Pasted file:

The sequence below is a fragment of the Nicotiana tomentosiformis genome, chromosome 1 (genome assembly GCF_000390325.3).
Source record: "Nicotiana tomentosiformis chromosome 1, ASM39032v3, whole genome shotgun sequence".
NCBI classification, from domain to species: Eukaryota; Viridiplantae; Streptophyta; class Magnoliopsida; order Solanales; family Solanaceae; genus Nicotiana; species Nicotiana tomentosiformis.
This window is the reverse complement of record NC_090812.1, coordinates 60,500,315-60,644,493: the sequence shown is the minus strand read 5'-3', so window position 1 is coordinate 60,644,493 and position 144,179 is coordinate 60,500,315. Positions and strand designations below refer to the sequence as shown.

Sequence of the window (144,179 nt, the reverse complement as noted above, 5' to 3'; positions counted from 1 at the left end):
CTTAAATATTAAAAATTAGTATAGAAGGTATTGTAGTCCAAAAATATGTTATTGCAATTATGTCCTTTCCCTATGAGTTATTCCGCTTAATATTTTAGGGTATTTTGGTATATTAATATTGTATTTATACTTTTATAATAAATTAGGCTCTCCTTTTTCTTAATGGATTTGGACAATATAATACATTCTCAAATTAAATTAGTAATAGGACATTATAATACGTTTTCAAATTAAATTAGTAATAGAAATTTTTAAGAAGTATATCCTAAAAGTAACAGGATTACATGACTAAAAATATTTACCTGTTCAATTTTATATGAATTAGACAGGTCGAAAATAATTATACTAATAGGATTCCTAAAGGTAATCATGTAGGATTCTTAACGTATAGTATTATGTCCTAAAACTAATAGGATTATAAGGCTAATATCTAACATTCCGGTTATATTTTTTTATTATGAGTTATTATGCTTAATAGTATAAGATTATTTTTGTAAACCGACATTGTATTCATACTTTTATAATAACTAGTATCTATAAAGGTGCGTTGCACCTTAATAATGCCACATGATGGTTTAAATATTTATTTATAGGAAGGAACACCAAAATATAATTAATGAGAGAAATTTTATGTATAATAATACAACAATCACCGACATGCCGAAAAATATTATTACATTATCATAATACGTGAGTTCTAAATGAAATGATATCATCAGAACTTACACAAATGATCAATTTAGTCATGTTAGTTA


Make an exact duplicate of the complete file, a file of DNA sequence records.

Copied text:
The sequence below is a fragment of the Nicotiana tomentosiformis genome, chromosome 1 (genome assembly GCF_000390325.3).
Source record: "Nicotiana tomentosiformis chromosome 1, ASM39032v3, whole genome shotgun sequence".
NCBI classification, from domain to species: Eukaryota; Viridiplantae; Streptophyta; class Magnoliopsida; order Solanales; family Solanaceae; genus Nicotiana; species Nicotiana tomentosiformis.
This window is the reverse complement of record NC_090812.1, coordinates 60,500,315-60,644,493: the sequence shown is the minus strand read 5'-3', so window position 1 is coordinate 60,644,493 and position 144,179 is coordinate 60,500,315. Positions and strand designations below refer to the sequence as shown.

Sequence of the window (144,179 nt, the reverse complement as noted above, 5' to 3'; positions counted from 1 at the left end):
CTTAAATATTAAAAATTAGTATAGAAGGTATTGTAGTCCAAAAATATGTTATTGCAATTATGTCCTTTCCCTATGAGTTATTCCGCTTAATATTTTAGGGTATTTTGGTATATTAATATTGTATTTATACTTTTATAATAAATTAGGCTCTCCTTTTTCTTAATGGATTTGGACAATATAATACATTCTCAAATTAAATTAGTAATAGGACATTATAATACGTTTTCAAATTAAATTAGTAATAGAAATTTTTAAGAAGTATATCCTAAAAGTAACAGGATTACATGACTAAAAATATTTACCTGTTCAATTTTATATGAATTAGACAGGTCGAAAATAATTATACTAATAGGATTCCTAAAGGTAATCATGTAGGATTCTTAACGTATAGTATTATGTCCTAAAACTAATAGGATTATAAGGCTAATATCTAACATTCCGGTTATATTTTTTTATTATGAGTTATTATGCTTAATAGTATAAGATTATTTTTGTAAACCGACATTGTATTCATACTTTTATAATAACTAGTATCTATAAAGGTGCGTTGCACCTTAATAATGCCACATGATGGTTTAAATATTTATTTATAGGAAGGAACACCAAAATATAATTAATGAGAGAAATTTTATGTATAATAATACAACAATCACCGACATGCCGAAAAATATTATTACATTATCATAATACGTGAGTTCTAAATGAAATGATATCATCAGAACTTACACAAATGATCAATTTAGTCATGTTAGTTA